World-renowned pediatric gastroenterologist, research scientist and entrepreneur Dr. Alessio Fasano is chief of Pediatric Gastroenterology and Nutrition at MassGeneral Hospital for Children. Dr. Fasano directs the Center for Celiac Research and Treatment, specializing in the treatment of patients of all ages with gluten-related disorders, including celiac disease, wheat allergy and gluten sensitivity. He is also a member of the Gluten-Free Living Medical Advisory Board.
This month, Dr. Fasano discusses whether charcoal can ease symptoms of gluten exposure, migraines and supplements. Send your questions for Dr. Fasano to [email protected]
Lately I have been experiencing bad migraines, even though I’m on a gluten-free diet. Could this be related at all to my celiac disease?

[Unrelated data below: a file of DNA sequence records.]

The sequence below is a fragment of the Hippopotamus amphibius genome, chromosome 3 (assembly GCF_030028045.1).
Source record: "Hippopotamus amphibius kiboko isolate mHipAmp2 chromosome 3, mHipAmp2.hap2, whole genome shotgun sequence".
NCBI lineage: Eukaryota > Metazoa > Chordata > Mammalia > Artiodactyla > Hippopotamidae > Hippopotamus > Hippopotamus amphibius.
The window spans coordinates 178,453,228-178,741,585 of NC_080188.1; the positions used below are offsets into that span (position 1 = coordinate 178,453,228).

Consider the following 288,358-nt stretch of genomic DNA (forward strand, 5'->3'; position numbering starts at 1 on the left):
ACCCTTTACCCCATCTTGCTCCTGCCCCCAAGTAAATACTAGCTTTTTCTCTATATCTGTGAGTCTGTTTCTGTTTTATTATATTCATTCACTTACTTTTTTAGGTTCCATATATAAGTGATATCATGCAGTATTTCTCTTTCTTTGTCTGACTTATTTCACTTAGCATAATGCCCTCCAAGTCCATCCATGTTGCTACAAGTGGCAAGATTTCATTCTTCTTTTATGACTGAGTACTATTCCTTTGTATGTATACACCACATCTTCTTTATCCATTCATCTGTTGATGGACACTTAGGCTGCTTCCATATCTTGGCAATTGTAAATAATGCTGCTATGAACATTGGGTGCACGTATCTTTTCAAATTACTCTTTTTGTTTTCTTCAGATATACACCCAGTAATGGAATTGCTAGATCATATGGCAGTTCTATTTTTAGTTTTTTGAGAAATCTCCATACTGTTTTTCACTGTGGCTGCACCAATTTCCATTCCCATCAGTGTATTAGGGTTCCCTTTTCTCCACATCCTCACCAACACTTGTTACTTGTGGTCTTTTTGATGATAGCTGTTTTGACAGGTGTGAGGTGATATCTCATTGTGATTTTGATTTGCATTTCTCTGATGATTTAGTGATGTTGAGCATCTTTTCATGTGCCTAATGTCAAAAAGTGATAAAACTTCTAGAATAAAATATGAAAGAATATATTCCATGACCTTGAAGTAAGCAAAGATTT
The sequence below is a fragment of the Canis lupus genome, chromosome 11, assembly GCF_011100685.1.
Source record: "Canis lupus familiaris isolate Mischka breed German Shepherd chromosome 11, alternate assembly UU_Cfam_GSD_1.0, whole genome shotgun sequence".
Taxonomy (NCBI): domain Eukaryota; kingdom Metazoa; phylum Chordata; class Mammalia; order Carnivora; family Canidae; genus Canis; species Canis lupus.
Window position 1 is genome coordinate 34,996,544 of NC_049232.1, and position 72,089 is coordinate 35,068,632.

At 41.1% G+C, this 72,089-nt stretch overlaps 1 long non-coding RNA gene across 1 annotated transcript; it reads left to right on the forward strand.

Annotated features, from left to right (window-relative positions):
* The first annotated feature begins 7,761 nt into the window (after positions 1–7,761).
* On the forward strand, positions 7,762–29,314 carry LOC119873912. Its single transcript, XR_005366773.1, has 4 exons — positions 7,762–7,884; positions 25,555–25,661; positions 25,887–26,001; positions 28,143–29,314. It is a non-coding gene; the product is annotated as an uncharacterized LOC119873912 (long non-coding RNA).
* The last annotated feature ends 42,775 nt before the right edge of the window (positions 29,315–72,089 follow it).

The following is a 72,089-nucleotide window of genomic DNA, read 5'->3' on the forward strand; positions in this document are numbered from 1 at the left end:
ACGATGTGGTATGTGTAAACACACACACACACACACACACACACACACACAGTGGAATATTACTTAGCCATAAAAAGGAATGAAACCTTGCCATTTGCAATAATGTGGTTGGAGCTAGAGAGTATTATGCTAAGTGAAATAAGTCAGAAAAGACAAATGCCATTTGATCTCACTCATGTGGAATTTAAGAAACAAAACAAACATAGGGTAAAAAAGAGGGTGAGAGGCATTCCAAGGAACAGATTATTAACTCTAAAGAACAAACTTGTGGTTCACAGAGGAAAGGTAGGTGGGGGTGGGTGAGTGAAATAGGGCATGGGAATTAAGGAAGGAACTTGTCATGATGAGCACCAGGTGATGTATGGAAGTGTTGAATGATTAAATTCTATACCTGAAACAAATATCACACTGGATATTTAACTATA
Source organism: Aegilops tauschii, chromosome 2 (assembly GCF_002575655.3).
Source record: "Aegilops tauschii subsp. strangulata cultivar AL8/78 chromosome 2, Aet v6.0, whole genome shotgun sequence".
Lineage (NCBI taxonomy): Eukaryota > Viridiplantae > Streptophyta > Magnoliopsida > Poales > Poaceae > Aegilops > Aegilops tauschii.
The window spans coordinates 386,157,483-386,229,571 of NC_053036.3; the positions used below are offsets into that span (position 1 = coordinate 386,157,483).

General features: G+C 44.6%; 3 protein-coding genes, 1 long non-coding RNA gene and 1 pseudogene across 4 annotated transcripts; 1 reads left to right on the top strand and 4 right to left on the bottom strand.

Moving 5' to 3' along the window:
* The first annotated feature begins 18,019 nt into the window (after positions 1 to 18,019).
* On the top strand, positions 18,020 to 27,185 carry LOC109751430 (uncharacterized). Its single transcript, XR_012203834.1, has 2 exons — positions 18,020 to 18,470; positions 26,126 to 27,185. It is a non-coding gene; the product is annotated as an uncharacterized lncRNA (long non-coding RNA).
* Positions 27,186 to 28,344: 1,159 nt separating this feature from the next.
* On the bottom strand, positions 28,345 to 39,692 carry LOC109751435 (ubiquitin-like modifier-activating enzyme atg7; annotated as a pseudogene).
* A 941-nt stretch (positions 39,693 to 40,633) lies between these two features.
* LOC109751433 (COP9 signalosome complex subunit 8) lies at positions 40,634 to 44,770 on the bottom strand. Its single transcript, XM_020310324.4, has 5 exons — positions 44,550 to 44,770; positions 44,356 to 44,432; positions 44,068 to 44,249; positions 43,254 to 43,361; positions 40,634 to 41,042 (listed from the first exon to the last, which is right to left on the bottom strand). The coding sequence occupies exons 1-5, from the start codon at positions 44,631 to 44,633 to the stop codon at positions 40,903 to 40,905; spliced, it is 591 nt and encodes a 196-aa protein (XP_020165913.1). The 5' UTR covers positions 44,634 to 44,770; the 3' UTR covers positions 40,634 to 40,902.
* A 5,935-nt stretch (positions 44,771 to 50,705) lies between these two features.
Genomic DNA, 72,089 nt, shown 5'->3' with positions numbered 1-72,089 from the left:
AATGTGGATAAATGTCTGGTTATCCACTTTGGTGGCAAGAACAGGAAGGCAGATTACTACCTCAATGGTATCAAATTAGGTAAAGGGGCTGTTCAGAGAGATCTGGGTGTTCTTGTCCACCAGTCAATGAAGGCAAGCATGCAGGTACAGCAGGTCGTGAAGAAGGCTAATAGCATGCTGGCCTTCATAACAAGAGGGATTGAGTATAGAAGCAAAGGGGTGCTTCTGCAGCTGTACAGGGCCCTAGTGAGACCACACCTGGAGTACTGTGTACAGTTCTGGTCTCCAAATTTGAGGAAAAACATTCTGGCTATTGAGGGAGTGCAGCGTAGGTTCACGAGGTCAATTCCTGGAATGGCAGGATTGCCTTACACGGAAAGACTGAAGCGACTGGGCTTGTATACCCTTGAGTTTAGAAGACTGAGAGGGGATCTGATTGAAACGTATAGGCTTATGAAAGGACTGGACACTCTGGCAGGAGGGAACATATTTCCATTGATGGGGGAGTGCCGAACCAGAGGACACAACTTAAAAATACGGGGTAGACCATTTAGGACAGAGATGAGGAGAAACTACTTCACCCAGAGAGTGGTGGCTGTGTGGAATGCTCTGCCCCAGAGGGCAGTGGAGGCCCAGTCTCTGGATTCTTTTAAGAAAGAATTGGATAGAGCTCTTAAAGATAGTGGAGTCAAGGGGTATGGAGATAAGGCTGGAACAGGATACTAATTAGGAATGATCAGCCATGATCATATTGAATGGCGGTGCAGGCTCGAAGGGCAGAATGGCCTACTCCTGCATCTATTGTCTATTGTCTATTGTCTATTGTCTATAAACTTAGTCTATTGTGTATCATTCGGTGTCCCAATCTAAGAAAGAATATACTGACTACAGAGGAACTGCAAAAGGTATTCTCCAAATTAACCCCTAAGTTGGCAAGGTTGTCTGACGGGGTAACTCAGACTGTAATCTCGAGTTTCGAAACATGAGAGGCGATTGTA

As you will surely appreciate, there are many causes for migraine headaches, including celiac disease. In general, symptoms that persist despite good compliance with the gluten-free diet are due to other causes, unless you have an inadvertent gluten contamination.
My friend told me it helps if you ingest charcoal after accidental gluten exposure. Is that a good way to recover more quickly?
I am aware that the idea of ingesting charcoal after eating “offensive” foods is becoming a popular concept circulated on social media networks. Not only is there no obvious scientific proof for its effectiveness in preventing unpleasant consequences from being exposed to foods that can trigger symptoms, but it is most definitely not effective in the case of accidental gluten exposure.
What vitamins and supplements do you recommend for patients with celiac disease, or is a well-balanced diet enough?
In general, a well-balanced diet is enough for the daily requirements of proper vitamins and minerals. Polyvitamins can be useful in children, who, along with daily nutritional requirements, also need these vitamins and minerals to maintain growth.